Uhuru Presente! at Venezuelan International Poetry Festival

Spanning one week and crossing global borders, Caracas set the main stage for Venezuela's 13th Annual International Poetry Festival.


“Let us go back to Africa, like Marcus Garvey said,” opened Sibusiso Nkundlane (South African resident in Venezuela) at the 13th Annual International Poetry Festival at an event specific to Afro-Venezuelan culture and by extension, Africa and its Diaspora. This year’s festival hosted 48 international poets from across five continents and 39 countries along with 130 Venezuelan artists.

The festival served as a platform for participating poets to share not only their carefully crafted words but also express their international solidarity with the South American nation during these critical economic and political times. Poets recited in dozens of institutional and community spaces across Caracas and in some cases, other states.

While the festival itself did not focus entirely on the African continent and its Diaspora, several events commemorated African poetry, history and politics. Poets from Africa and the African Diaspora travelled from Barbados, Jamaica, Chad, Argelia and Gambia among others.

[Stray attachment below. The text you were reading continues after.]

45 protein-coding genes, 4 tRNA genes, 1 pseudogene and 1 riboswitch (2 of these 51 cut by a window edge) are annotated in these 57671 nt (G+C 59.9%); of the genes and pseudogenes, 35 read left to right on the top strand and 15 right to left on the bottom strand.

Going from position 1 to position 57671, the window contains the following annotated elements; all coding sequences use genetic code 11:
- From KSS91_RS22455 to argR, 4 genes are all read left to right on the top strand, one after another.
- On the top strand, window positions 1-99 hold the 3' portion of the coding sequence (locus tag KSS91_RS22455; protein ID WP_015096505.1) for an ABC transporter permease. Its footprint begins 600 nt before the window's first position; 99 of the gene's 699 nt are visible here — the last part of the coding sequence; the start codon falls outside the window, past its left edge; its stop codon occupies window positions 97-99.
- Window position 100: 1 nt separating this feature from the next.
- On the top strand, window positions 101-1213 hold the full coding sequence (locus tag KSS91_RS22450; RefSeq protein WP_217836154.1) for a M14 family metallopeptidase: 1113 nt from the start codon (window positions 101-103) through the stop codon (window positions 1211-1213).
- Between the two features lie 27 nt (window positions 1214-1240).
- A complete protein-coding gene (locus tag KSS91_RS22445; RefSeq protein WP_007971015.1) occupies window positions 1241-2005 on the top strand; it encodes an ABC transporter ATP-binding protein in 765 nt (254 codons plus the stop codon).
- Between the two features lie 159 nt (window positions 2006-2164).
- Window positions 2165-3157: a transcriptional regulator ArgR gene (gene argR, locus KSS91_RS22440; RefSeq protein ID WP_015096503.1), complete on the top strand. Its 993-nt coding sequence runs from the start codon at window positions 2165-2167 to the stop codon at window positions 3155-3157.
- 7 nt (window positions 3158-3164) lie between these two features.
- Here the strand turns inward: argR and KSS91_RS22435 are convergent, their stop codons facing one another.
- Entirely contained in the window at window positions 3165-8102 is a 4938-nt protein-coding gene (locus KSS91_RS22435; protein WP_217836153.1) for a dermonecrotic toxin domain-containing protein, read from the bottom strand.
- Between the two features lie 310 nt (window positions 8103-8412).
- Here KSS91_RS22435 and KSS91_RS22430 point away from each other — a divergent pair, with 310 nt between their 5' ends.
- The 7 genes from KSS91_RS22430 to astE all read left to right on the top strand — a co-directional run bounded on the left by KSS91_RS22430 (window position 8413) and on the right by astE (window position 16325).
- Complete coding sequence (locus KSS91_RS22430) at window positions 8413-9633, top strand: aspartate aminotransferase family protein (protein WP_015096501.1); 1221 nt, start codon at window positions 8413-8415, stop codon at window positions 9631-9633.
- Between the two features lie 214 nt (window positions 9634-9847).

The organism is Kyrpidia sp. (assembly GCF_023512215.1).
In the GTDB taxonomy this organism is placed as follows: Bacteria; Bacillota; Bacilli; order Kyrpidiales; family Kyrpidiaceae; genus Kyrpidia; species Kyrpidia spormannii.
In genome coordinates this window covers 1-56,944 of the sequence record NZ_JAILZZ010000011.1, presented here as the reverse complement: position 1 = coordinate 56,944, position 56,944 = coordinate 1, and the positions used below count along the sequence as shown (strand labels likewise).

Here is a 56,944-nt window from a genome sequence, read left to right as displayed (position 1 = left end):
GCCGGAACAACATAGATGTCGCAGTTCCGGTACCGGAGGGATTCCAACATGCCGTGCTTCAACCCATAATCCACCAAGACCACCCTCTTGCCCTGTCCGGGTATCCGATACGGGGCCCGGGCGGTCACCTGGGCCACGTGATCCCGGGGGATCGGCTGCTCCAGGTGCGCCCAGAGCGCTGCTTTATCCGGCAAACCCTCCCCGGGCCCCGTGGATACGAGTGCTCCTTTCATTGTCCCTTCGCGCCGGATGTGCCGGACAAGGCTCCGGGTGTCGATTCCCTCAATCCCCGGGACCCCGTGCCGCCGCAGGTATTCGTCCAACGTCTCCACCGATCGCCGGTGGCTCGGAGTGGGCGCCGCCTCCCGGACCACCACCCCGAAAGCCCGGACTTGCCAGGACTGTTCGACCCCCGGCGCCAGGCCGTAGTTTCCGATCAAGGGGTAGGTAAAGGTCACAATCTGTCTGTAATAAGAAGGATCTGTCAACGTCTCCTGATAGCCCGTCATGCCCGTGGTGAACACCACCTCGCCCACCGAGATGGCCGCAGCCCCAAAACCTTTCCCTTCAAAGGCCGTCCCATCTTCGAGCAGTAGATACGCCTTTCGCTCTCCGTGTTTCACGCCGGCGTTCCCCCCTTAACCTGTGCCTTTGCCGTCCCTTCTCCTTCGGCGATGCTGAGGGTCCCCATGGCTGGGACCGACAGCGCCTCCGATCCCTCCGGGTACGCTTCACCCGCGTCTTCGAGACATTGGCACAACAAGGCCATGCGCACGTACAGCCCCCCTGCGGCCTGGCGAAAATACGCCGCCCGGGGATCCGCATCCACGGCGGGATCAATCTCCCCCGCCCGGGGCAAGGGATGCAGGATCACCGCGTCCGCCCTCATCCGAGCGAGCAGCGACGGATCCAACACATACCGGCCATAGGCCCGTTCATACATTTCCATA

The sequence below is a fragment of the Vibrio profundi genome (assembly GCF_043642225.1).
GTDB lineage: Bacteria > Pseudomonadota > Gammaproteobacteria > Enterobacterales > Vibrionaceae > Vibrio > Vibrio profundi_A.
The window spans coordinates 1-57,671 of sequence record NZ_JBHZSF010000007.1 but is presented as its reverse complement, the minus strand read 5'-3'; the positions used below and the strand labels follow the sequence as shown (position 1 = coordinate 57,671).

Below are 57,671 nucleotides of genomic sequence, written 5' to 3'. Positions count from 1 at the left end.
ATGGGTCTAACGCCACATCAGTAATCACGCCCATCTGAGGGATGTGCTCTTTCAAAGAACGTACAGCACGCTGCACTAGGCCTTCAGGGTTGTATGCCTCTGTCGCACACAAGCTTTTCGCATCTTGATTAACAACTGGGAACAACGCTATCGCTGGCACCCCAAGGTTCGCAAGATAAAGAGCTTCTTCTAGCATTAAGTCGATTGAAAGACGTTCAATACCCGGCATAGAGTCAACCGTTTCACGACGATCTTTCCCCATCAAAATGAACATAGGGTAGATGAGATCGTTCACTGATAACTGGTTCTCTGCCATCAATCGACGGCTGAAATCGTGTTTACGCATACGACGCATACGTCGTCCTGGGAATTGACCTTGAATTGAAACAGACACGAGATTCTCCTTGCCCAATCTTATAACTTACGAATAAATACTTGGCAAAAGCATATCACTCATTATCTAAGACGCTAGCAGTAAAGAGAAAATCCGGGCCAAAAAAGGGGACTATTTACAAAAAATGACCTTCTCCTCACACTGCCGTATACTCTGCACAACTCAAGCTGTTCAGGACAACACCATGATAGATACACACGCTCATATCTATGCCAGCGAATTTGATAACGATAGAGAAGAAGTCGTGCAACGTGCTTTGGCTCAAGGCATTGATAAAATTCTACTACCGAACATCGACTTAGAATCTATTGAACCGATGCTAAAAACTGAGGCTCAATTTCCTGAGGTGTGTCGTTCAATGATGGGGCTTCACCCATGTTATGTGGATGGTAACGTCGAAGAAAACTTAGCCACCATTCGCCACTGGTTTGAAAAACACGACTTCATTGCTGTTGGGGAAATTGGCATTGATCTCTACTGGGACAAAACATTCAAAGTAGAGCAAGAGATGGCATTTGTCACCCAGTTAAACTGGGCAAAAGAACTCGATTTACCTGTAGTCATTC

Alhaji Papa Susso of Gambia sang in his native language during his recital at Simon Rodriguez’s restored home in downtown Caracas. Softspokenly, he shared with VA how unexpectedly strong he found the connections between African and Venezuela. “I was surprised that people were talking so much about Africa. They have showed me that they love the continent, it proved to me that we are all one people,” he said.

Susso, a poet and oral historian, further explained, “When I received the invitation to come here, some of my friends approached me and said don’t go to Venezuela, don’t go. When I came, I found it different. Every country has its own problems…I want to express my profound gratitud to the people of this country.”

Keorapetse William Kgositsile, South African poet and political activist, participated as well reading several of his poems conveying revolutionary principles as well as profound emotional reflections.  Among the poems Kgositsile recited were “Letter from Havana” and “Mandela’s Sermon”.

The latter resonated with the Venezuelan public receiving a thundering applause from a packed house at Teatro Bolivar across the capital’s main square. The poem reads,”Blessed are the dehumanized for they have nothing to lose / but their patience / False gods killed the poet in me. Now / I dig graves / with artistic precision.”

In addition, several poets represented Afro-Venezuelan rhythms, spirituality and historical references as well. Cacao en la Casa (Cacao in the House), an Afro-Venezuela youth poet and rapper part of the Colectivo Bajo el Abrigo del Baobab (Under the Refuge of the Baobab Tree) read Afro-Costa Rican Shirley Campbell Barr’s poem “Absolutely Black” along with her own original verses. Carrying a hip hop rhythm she recited,”Enough with slavery, enough with the lies, enough with racial discrimination, it is the time to defend our natural resources and vindicate black as a color and Afro as an identity.”